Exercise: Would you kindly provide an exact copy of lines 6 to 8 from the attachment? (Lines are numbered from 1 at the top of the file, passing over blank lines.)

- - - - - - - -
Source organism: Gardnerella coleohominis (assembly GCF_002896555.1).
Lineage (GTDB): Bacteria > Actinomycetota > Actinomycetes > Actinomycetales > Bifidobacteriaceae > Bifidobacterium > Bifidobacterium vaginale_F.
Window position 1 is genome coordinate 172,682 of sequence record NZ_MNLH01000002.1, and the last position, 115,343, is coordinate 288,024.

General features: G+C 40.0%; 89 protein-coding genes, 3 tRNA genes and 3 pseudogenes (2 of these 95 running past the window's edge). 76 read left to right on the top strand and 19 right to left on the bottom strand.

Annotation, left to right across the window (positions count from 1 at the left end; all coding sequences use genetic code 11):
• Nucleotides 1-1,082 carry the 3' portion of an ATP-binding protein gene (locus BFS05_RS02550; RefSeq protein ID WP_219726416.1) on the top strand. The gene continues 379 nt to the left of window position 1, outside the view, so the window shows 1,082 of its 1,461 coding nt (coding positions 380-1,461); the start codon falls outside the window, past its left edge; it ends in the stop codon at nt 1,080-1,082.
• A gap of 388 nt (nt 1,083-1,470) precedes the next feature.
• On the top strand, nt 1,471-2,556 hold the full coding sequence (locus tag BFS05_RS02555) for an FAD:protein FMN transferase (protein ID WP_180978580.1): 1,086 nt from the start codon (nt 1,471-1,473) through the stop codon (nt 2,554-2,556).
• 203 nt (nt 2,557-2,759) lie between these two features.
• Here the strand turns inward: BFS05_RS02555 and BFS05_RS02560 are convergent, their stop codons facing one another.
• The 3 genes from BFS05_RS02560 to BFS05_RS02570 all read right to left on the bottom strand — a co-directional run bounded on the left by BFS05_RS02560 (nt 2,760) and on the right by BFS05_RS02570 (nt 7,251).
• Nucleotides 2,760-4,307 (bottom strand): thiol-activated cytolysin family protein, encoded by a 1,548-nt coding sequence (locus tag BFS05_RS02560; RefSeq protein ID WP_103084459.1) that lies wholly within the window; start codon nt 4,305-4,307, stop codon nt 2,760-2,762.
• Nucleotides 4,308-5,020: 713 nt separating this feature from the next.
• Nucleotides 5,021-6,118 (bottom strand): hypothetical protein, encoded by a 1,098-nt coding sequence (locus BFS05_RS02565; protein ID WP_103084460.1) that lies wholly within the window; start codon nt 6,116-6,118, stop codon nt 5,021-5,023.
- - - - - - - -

• Nucleotides 1-1,082 carry the 3' portion of an ATP-binding protein gene (locus BFS05_RS02550; RefSeq protein ID WP_219726416.1) on the top strand. The gene continues 379 nt to the left of window position 1, outside the view, so the window shows 1,082 of its 1,461 coding nt (coding positions 380-1,461); the start codon falls outside the window, past its left edge; it ends in the stop codon at nt 1,080-1,082.
• A gap of 388 nt (nt 1,083-1,470) precedes the next feature.
• On the top strand, nt 1,471-2,556 hold the full coding sequence (locus tag BFS05_RS02555) for an FAD:protein FMN transferase (protein ID WP_180978580.1): 1,086 nt from the start codon (nt 1,471-1,473) through the stop codon (nt 2,554-2,556).